The Moka Coffee Pot was first patented by Luigi De Ponti, an Italian inventor, for Alfonso Bialetti in 1933.
My new coffee pots.
A moka pot is a type of coffee maker ubiquitous in Italy, but not very popular in the U.S.. Mostly called a macchinetta (little machine) by Italians, this stovetop device makes a very strong brew somewhat akin to espresso. A moka pot works by the same principle as an espresso machine – pressure builds up to push water through a compact “puck” of coffee – the resulting coffee has its own distinctive qualities.
A few months ago I purchased my first moka pot. It’s a nice 6 cup size that I found at Marshall’s on clearance for $7.50. For an aluminum pot the casting and finishing is very good. It says “Hotel Diamond Collection” on a band around the middle.
It took me a little practice to make good coffee with it, but now I know how to control the heat toward the end of the brew so I don’t have it spitting clear boiling water (and ruining it). Aside from the need to maintain a patina of coffee residue in the upper chamber, the big drawback of aluminum pots is the deterioration of the surface of the inside of the lower chamber because it’s so hard to keep that part dry. Many of the knock-off Bialetti types have really rough casting pits in the bottom chamber. The major benefit of the stainless pots is that they don’t get so cruddy from moisture left in them between uses. It probably makes sense to get an aluminum pot if you know you’re going to use it every day. They are so much cheaper. But if the pot will see more infrequent use, then it would be better to spring for a stainless model.
A couple of weeks ago I found a vintage stainless Guido Bergna 6 cup pot on ebay that I scooped up for $13.25 (+ $6.70 s&h). One of the photos of the pot on ebay gave the impression that there was serious heat-related damage to the bottom. But when I received the item it was actually in pristine condition, and a little Bar Keepers Friend polished it up like new. What a find!
The pot also makes good coffee. With this pot, since there is only one little opening on the stem for the coffee to exit, it is important that I turn the pot around so I can watch the progress as the coffee dribbles out.
There was a time (almost twenty years ago) that I routinely roasted my own green coffee beans. I used an old hot-air popcorn popper, and rigged up an exhaust fan system to cool the beans, and vent most of the smoke. I did my coffee roasting in my woodworking workshop so that the acrid smoke wouldn’t stink up our home. In recent years I have been able to get freshly roasted coffee so I haven’t bothered roasting.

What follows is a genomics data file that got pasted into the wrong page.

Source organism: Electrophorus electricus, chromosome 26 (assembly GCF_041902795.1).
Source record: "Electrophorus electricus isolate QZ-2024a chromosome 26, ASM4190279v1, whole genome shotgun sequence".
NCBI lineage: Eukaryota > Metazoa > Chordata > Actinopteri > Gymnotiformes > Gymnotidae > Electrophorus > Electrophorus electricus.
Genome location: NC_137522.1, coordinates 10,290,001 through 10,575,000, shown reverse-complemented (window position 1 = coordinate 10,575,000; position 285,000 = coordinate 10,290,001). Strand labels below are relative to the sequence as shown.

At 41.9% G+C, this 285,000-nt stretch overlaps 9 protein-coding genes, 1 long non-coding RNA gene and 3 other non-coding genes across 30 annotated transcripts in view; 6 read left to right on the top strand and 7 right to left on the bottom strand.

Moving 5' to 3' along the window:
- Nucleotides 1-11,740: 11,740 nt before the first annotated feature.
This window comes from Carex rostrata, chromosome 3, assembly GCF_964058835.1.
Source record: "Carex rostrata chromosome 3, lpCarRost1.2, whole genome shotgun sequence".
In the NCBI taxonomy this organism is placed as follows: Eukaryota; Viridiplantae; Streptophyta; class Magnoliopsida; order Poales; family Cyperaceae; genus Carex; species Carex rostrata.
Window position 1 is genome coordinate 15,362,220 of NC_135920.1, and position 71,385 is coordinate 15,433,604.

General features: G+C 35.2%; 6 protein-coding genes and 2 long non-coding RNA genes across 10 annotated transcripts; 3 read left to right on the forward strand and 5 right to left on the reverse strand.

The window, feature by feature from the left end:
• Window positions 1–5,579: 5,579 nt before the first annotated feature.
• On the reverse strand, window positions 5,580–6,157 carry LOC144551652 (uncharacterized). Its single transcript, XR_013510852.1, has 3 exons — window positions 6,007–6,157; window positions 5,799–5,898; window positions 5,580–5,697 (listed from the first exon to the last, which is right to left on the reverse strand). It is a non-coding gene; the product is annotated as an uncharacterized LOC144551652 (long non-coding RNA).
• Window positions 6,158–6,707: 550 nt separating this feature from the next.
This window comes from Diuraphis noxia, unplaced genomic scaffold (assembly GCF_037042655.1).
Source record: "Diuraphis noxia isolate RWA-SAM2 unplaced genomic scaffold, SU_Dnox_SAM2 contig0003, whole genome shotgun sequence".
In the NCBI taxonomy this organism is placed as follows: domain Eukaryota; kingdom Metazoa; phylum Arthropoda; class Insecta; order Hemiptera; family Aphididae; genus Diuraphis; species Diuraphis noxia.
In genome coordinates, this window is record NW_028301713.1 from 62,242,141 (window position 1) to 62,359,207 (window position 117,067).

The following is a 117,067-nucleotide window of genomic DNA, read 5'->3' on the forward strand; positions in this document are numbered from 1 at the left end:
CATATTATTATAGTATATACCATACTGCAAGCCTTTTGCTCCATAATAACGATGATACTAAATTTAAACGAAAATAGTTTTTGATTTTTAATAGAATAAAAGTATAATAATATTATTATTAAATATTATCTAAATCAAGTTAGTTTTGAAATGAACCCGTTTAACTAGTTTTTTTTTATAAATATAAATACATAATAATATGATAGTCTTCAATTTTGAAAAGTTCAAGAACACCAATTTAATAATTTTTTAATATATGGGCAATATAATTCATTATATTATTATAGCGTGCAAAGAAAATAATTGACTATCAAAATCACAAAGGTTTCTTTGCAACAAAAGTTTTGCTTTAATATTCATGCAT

My stomach is pretty sensitive to stale coffee. I can tell immediately that I’m drinking canned coffee; it begins to burn even as I drink it. There is a kind of dull thud that lets me know I better get out the Rolaids. Coffee that’s been roasted within a couple of weeks doesn’t bother me at all. And good freshly brewed coffee from say, Costa Rican beans roasted in the past couple of days, almost rings a bell as it goes down.
Now that I have the moka pots I’ve begun roasting again. I have a small Precision brand roaster, which I take out on the back porch.
Mostly I roast just enough to carry me through to when I can buy more freshly roasted coffee.
Back in the days when I was roasting coffee in my hot-air popper, I had a Gran Gaggia espresso machine. This was a pretty low end device, and it took forever to produce even a couple of espresso drinks of middling quality. Right now I am quite satisfied with my moka pot coffee. My wife drinks her coffee black also, but she prefers drip coffee. She finds the coffee from a moka pot too strong. It works out fine actually. I have one moka pot at my office and the other at home. A 6 cup moka pot really only produces one big U.S. mug-full anyway. So, in the morning I make coffee for myself in my pot, and my wife has auto-drip for herself.
Some people – usually espresso snobs – turn their noses up at moka pot coffee. I have developed a taste for it; mostly because I can’t afford good espresso. Decent home espresso machines cost over 600 dollars, with commercial models costing over 10K. These machines easily maintain a constant pressure of 9 bars (or nine times earth’s atmosphere) during the twenty-five seconds it takes to “pull” a shot of espresso. In order to pay for the machine, good quality coffee, and a competent barista, coffee bars need to charge upwards of $3 for a demitasse of espresso.
A good cup of espresso is covered with a light brown layer of emulsified oils called “crema.” This is a feature of true espresso that can’t be produced by any other brewing method. Now, I like good espresso. I really do. But it’s not something I can have on a daily basis. A single shot isn’t enough for me, so I want a double. That’s going to cost $5 easy. Instead, almost all of the time I order a cup of auto-drip house blend. But then I have a grilled muffin with it. And that will run me something like $6. I’ve decided to cut way down on going out for coffee, and instead enjoy moka pot coffee, and without the muffins!
In the past, when in an expansive mood I’d impulsively order an espresso. That is, if I was sitting in a real coffee bar with a barista, and I can see the shots (s)he’s pulling. Even so, I’ve been disappointed. I never have espresso in a restaurant. There are just too many things that go into making good espresso: The expensive espresso machine. The freshly roasted coffee. The heavy conical burr grinder adjusted properly. The correct amount of coffee tamped down and “polished” with the right amount of pressure. And on and on.
The whole thing is too much like fine wine. I do appreciate the cultivation of a high level of connoisseurship, but at a certain point I just throw up my hands and say it’s not worth all the trouble and expense. I’m just a moka pot kind of guy.
Tags: Moka Pot!